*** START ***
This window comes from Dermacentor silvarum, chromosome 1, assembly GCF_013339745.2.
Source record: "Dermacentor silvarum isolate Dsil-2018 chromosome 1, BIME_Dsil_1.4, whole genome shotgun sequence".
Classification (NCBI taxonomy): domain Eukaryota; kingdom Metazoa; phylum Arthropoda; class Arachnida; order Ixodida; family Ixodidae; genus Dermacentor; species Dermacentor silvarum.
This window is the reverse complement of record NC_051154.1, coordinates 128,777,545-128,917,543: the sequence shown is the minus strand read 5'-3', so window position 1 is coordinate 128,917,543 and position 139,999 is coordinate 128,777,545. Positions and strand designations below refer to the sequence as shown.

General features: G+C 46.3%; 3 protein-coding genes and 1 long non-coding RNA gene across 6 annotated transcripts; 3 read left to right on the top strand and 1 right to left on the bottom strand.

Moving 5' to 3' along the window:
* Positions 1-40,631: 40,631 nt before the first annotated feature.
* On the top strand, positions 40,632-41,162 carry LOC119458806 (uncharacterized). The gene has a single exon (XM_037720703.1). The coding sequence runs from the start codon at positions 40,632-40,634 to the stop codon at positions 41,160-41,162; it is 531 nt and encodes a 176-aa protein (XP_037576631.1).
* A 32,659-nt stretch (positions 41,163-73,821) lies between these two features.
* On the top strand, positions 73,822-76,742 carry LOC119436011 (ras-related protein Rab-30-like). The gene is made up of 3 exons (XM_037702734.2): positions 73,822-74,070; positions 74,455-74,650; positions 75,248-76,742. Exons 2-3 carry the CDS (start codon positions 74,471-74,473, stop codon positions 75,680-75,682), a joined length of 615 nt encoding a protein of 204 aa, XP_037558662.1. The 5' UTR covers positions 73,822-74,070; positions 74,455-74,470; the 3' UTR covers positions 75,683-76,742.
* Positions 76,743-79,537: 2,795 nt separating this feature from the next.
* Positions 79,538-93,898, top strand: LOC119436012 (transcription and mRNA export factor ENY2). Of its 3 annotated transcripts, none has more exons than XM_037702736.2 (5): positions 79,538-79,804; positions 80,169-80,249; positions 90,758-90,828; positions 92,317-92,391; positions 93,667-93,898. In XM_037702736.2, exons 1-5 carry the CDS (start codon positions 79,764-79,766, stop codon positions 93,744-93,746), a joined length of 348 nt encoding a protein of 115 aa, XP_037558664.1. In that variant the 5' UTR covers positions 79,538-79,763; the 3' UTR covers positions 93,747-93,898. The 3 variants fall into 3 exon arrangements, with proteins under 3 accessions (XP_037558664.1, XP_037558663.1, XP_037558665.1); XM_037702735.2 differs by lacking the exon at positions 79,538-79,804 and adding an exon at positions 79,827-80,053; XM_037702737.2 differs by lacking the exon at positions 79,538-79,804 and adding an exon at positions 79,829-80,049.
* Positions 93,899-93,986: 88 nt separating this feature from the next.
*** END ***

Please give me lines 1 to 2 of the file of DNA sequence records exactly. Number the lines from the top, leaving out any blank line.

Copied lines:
This window comes from Dermacentor silvarum, chromosome 1, assembly GCF_013339745.2.
Source record: "Dermacentor silvarum isolate Dsil-2018 chromosome 1, BIME_Dsil_1.4, whole genome shotgun sequence".